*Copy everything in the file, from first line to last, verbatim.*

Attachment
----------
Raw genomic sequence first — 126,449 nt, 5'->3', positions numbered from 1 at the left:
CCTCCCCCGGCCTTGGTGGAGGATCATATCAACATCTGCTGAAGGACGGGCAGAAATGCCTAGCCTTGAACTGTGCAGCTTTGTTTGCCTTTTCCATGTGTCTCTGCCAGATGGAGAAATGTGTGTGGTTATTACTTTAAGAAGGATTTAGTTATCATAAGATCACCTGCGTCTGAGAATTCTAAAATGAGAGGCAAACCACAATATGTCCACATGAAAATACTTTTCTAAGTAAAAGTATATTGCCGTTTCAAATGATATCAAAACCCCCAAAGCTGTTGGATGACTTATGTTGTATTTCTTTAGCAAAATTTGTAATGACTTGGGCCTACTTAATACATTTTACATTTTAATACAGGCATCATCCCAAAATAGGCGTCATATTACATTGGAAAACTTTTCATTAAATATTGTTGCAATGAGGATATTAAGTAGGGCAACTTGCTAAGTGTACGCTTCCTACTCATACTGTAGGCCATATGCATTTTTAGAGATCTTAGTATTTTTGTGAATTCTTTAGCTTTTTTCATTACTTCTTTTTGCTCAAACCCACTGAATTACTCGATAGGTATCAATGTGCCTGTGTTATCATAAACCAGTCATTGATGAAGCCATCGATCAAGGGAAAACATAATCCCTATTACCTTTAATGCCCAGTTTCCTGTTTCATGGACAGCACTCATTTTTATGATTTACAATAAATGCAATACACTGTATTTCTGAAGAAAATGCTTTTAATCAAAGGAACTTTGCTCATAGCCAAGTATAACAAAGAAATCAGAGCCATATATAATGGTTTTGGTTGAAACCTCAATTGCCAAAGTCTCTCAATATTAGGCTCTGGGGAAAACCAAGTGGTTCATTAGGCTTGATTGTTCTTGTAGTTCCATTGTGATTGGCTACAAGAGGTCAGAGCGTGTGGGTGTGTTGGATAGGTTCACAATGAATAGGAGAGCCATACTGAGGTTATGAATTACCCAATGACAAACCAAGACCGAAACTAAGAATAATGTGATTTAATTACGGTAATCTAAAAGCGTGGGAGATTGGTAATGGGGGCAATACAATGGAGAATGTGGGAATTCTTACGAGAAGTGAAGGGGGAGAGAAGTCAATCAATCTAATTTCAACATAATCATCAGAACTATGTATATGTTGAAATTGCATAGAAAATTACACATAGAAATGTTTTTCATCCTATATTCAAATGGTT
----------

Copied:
Raw genomic sequence first — 126,449 nt, 5'->3', positions numbered from 1 at the left:
CCTCCCCCGGCCTTGGTGGAGGATCATATCAACATCTGCTGAAGGACGGGCAGAAATGCCTAGCCTTGAACTGTGCAGCTTTGTTTGCCTTTTCCATGTGTCTCTGCCAGATGGAGAAATGTGTGTGGTTATTACTTTAAGAAGGATTTAGTTATCATAAGATCACCTGCGTCTGAGAATTCTAAAATGAGAGGCAAACCACAATATGTCCACATGAAAATACTTTTCTAAGTAAAAGTATATTGCCGTTTCAAATGATATCAAAACCCCCAAAGCTGTTGGATGACTTATGTTGTATTTCTTTAGCAAAATTTGTAATGACTTGGGCCTACTTAATACATTTTACATTTTAATACAGGCATCATCCCAAAATAGGCGTCATATTACATTGGAAAACTTTTCATTAAATATTGTTGCAATGAGGATATTAAGTAGGGCAACTTGCTAAGTGTACGCTTCCTACTCATACTGTAGGCCATATGCATTTTTAGAGATCTTAGTATTTTTGTGAATTCTTTAGCTTTTTTCATTACTTCTTTTTGCTCAAACCCACTGAATTACTCGATAGGTATCAATGTGCCTGTGTTATCATAAACCAGTCATTGATGAAGCCATCGATCAAGGGAAAACATAATCCCTATTACCTTTAATGCCCAGTTTCCTGTTTCATGGACAGCACTCATTTTTATGATTTACAATAAATGCAATACACTGTATTTCTGAAGAAAATGCTTTTAATCAAAGGAACTTTGCTCATAGCCAAGTATAACAAAGAAATCAGAGCCATATATAATGGTTTTGGTTGAAACCTCAATTGCCAAAGTCTCTCAATATTAGGCTCTGGGGAAAACCAAGTGGTTCATTAGGCTTGATTGTTCTTGTAGTTCCATTGTGATTGGCTACAAGAGGTCAGAGCGTGTGGGTGTGTTGGATAGGTTCACAATGAATAGGAGAGCCATACTGAGGTTATGAATTACCCAATGACAAACCAAGACCGAAACTAAGAATAATGTGATTTAATTACGGTAATCTAAAAGCGTGGGAGATTGGTAATGGGGGCAATACAATGGAGAATGTGGGAATTCTTACGAGAAGTGAAGGGGGAGAGAAGTCAATCAATCTAATTTCAACATAATCATCAGAACTATGTATATGTTGAAATTGCATAGAAAATTACACATAGAAATGTTTTTCATCCTATATTCAAATGGTT